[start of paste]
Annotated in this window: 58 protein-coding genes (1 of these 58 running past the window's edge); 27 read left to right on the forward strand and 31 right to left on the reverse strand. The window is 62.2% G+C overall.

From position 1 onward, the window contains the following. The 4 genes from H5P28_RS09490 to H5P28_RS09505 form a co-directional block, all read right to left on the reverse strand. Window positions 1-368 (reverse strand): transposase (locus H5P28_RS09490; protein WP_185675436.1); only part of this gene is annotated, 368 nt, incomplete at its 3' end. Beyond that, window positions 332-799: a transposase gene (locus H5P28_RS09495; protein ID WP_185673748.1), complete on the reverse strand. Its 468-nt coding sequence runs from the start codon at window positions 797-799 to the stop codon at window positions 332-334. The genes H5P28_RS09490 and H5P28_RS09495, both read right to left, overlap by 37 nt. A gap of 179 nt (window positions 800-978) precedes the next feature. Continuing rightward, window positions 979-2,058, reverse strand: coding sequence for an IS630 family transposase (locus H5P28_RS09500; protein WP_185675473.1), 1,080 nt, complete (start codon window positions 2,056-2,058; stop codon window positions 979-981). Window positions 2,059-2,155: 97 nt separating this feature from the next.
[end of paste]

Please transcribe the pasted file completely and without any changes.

Annotated in this window: 58 protein-coding genes (1 of these 58 running past the window's edge); 27 read left to right on the forward strand and 31 right to left on the reverse strand. The window is 62.2% G+C overall.

From position 1 onward, the window contains the following. The 4 genes from H5P28_RS09490 to H5P28_RS09505 form a co-directional block, all read right to left on the reverse strand. Window positions 1-368 (reverse strand): transposase (locus H5P28_RS09490; protein WP_185675436.1); only part of this gene is annotated, 368 nt, incomplete at its 3' end. Beyond that, window positions 332-799: a transposase gene (locus H5P28_RS09495; protein ID WP_185673748.1), complete on the reverse strand. Its 468-nt coding sequence runs from the start codon at window positions 797-799 to the stop codon at window positions 332-334. The genes H5P28_RS09490 and H5P28_RS09495, both read right to left, overlap by 37 nt. A gap of 179 nt (window positions 800-978) precedes the next feature. Continuing rightward, window positions 979-2,058, reverse strand: coding sequence for an IS630 family transposase (locus H5P28_RS09500; protein WP_185675473.1), 1,080 nt, complete (start codon window positions 2,056-2,058; stop codon window positions 979-981). Window positions 2,059-2,155: 97 nt separating this feature from the next.